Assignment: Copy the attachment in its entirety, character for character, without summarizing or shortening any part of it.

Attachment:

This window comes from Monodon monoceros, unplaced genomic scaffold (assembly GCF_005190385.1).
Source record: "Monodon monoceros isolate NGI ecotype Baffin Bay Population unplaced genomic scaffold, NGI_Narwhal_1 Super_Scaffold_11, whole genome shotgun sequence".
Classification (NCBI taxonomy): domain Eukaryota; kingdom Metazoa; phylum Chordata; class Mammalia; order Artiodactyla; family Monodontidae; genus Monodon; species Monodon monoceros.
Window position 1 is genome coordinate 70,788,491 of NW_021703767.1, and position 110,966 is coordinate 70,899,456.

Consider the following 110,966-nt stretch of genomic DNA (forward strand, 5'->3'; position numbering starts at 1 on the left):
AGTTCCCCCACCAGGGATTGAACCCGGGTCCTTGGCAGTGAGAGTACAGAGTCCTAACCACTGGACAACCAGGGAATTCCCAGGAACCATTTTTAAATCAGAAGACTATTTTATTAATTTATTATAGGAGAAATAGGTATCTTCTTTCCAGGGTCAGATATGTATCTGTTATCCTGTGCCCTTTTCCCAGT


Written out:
This window comes from Monodon monoceros, unplaced genomic scaffold (assembly GCF_005190385.1).
Source record: "Monodon monoceros isolate NGI ecotype Baffin Bay Population unplaced genomic scaffold, NGI_Narwhal_1 Super_Scaffold_11, whole genome shotgun sequence".
Classification (NCBI taxonomy): domain Eukaryota; kingdom Metazoa; phylum Chordata; class Mammalia; order Artiodactyla; family Monodontidae; genus Monodon; species Monodon monoceros.
Window position 1 is genome coordinate 70,788,491 of NW_021703767.1, and position 110,966 is coordinate 70,899,456.

Consider the following 110,966-nt stretch of genomic DNA (forward strand, 5'->3'; position numbering starts at 1 on the left):
AGTTCCCCCACCAGGGATTGAACCCGGGTCCTTGGCAGTGAGAGTACAGAGTCCTAACCACTGGACAACCAGGGAATTCCCAGGAACCATTTTTAAATCAGAAGACTATTTTATTAATTTATTATAGGAGAAATAGGTATCTTCTTTCCAGGGTCAGATATGTATCTGTTATCCTGTGCCCTTTTCCCAGT